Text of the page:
On October 3rd the BBC News website published an article titled “Sweden to recognise Palestinian state“. The report, which appeared on both the website’s Europe and Middle East pages, can be divided into two parts with the first relating to the announcement itself made by the new Prime Minister Stefan Löfven during his inaugural address in the Swedish parliament.
“Sweden is to “recognise the state of Palestine”, Prime Minister Stefan Lofven has said, the first long-term EU member country to do so.
“The conflict between Israel and Palestine can only be solved with a two-state solution,” he said during his inaugural address in parliament.
It should be “negotiated in accordance with international law”, he said. […]
“A two-state solution requires mutual recognition and a will to peaceful co-existence. Sweden will therefore recognise the state of Palestine,” Mr Lofven said on Friday, without giving a timeline for the recognition.”
The second part of the article supposedly provides background information on the topic to BBC audiences but fails to point out the inbuilt contradictions in Mr Löfven’s statement.
“In 1988, the late Palestinian leader Yasser Arafat unilaterally declared a Palestinian state within the pre-June 1967 lines.
This won recognition from about 100 countries, mainly Arab, Communist and non-aligned states – several of them in Latin America.
The 1993 Oslo Accord between the Palestine Liberation Organisation (PLO) and Israel led to mutual recognition. However, two decades of on-off peace talks have since failed to produce a permanent settlement.”
“The Palestine National Council, in the name of God, and in the name of the Palestinian Arab people, hereby proclaims the establishment of the State of Palestine on our Palestinian territory with its capital Jerusalem (Al-Quds Ash-Sharif).”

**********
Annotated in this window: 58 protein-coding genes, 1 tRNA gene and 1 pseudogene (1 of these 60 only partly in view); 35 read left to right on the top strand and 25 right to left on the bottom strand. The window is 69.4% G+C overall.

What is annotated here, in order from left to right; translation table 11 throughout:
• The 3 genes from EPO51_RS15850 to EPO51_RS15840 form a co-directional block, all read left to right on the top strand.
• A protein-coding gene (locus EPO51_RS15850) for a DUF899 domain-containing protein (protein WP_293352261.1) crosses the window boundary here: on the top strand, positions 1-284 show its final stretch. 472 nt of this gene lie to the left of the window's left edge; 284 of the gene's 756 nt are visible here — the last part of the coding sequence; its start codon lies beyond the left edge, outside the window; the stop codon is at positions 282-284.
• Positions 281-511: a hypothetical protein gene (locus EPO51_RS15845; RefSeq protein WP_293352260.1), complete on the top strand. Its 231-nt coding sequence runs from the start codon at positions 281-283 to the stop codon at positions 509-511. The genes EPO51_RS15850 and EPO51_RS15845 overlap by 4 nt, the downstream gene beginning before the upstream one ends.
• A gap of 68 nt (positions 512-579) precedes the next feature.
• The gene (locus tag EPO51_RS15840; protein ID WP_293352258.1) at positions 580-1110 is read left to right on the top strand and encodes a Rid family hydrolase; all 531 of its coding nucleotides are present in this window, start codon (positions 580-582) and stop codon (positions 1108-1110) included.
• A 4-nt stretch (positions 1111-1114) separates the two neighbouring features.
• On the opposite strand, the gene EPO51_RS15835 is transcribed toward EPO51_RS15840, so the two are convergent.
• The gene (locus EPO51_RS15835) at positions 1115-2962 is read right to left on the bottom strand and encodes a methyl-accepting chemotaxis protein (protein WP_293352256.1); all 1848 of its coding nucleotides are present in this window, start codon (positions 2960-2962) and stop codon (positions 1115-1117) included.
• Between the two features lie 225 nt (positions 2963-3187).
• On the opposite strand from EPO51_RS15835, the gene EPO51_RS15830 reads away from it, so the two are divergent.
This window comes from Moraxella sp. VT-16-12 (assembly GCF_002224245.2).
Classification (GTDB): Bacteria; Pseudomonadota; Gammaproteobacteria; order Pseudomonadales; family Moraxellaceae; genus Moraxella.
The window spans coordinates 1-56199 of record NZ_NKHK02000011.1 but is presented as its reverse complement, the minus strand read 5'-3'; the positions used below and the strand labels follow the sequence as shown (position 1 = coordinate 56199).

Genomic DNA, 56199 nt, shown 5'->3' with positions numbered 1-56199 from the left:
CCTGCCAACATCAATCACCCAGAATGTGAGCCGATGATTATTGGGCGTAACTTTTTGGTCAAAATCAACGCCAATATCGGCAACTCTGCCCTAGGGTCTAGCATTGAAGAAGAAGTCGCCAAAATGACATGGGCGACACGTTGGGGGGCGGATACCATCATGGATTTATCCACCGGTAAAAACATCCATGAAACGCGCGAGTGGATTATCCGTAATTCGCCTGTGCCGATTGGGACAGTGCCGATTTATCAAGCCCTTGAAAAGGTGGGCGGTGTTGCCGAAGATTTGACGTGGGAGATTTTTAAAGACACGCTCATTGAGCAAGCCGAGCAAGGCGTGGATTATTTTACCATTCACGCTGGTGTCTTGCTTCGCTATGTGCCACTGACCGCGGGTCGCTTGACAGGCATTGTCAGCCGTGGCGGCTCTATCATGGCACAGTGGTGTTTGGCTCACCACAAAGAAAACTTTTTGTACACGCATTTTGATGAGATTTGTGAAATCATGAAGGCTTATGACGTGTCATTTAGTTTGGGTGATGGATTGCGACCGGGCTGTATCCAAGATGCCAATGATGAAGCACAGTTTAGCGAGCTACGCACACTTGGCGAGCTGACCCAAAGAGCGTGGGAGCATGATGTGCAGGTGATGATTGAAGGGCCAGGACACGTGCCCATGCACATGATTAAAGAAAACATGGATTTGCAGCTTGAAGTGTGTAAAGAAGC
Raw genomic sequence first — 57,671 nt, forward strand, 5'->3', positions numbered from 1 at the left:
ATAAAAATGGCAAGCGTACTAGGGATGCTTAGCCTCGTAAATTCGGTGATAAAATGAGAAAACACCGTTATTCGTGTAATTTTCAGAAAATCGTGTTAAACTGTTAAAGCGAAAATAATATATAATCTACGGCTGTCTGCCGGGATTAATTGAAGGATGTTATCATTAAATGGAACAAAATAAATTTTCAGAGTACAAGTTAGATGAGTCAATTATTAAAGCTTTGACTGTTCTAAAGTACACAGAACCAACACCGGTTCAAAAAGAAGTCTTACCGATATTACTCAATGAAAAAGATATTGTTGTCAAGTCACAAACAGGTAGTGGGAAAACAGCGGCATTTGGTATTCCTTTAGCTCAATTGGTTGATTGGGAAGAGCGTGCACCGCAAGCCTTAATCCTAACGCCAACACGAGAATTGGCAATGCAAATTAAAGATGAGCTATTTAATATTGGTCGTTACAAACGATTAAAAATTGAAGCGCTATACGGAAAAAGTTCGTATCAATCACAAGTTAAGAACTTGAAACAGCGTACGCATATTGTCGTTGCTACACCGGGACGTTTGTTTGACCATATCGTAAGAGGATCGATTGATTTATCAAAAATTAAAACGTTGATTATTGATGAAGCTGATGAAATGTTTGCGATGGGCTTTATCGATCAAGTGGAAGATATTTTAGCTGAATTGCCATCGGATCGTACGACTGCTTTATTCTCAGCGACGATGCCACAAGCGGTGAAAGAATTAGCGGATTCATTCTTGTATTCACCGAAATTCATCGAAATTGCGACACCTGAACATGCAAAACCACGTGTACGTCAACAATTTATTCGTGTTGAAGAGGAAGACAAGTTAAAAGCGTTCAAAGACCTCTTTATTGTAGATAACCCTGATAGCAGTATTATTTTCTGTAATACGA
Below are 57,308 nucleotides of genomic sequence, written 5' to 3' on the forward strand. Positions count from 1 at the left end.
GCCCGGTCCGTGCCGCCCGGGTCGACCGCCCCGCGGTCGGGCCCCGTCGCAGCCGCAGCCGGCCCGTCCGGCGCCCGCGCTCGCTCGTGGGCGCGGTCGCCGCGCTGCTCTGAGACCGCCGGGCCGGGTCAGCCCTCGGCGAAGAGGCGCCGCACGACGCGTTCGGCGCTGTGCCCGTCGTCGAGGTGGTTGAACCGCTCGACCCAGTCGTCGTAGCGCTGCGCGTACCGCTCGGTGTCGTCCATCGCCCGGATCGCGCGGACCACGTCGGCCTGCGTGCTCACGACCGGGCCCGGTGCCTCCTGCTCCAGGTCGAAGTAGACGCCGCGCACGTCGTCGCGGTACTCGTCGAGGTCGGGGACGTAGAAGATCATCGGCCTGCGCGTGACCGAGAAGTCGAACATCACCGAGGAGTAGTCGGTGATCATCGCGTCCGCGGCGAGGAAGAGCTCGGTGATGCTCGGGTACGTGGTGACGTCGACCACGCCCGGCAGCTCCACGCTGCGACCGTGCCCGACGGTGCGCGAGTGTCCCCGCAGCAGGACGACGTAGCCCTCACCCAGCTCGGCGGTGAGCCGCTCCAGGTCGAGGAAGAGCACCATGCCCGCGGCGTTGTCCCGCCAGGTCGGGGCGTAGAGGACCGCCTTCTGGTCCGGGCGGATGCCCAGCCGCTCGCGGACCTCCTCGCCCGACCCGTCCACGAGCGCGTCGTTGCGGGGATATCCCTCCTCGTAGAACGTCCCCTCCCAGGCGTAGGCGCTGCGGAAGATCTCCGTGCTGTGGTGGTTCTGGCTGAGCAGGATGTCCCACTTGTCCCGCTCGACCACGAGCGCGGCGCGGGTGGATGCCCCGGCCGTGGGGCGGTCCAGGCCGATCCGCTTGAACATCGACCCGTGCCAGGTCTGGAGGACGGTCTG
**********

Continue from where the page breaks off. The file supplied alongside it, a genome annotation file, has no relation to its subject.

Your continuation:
Notably, the BBC (like the new Swedish prime minister, apparently) side-steps the very relevant issue of Hamas’ being a party to the current Palestinian Unity Government despite its refusal to renounce terrorism and recognize Israel and the fact that it is not a member of the body which signed the Oslo Accords – the PLO.
Additionally, this BBC report notably fails to remind audiences that during the last round of negotiations the PLO continued to refuse to recognize Israel as the Jewish state. That omission will not come as a surprise to regular BBC watchers: throughout the entire nine-month period of negotiations in 2013/14, the corporation refrained from providing its audiences with the comprehensive background information necessary for them to understand the significance of that Palestinian refusal. Notably too, one of the articles offered to readers in the “related stories” section at the side and bottom of this report is Yolande Knell’s inaccurate article from February 2014 titled “Row over demand for Palestinians to recognise Israel as ‘Jewish state'” in which the issue was misrepresented (in line with PA campaigning at the time) as a new demand on the part of Israel designed to scupper the talks.
If BBC audiences are to reach informed opinions regarding the statement made by the new Swedish prime minister, they are obviously in need of vital context which the BBC has to date failed to provide.